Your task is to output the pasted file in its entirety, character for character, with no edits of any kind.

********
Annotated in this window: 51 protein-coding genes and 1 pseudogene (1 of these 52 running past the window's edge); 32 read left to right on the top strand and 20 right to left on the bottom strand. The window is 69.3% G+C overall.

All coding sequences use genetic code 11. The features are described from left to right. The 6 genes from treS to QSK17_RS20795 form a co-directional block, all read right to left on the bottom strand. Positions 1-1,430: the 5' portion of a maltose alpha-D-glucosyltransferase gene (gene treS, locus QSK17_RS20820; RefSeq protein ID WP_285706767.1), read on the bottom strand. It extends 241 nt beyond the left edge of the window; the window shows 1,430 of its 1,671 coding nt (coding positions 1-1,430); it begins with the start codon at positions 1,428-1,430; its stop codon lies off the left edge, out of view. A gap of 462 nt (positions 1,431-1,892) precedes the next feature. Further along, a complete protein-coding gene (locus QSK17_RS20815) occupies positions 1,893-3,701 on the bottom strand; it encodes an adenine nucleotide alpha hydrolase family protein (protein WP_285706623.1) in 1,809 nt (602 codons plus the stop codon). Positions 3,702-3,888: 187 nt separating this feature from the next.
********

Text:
Annotated in this window: 51 protein-coding genes and 1 pseudogene (1 of these 52 running past the window's edge); 32 read left to right on the top strand and 20 right to left on the bottom strand. The window is 69.3% G+C overall.

All coding sequences use genetic code 11. The features are described from left to right. The 6 genes from treS to QSK17_RS20795 form a co-directional block, all read right to left on the bottom strand. Positions 1-1,430: the 5' portion of a maltose alpha-D-glucosyltransferase gene (gene treS, locus QSK17_RS20820; RefSeq protein ID WP_285706767.1), read on the bottom strand. It extends 241 nt beyond the left edge of the window; the window shows 1,430 of its 1,671 coding nt (coding positions 1-1,430); it begins with the start codon at positions 1,428-1,430; its stop codon lies off the left edge, out of view. A gap of 462 nt (positions 1,431-1,892) precedes the next feature. Further along, a complete protein-coding gene (locus QSK17_RS20815) occupies positions 1,893-3,701 on the bottom strand; it encodes an adenine nucleotide alpha hydrolase family protein (protein WP_285706623.1) in 1,809 nt (602 codons plus the stop codon). Positions 3,702-3,888: 187 nt separating this feature from the next.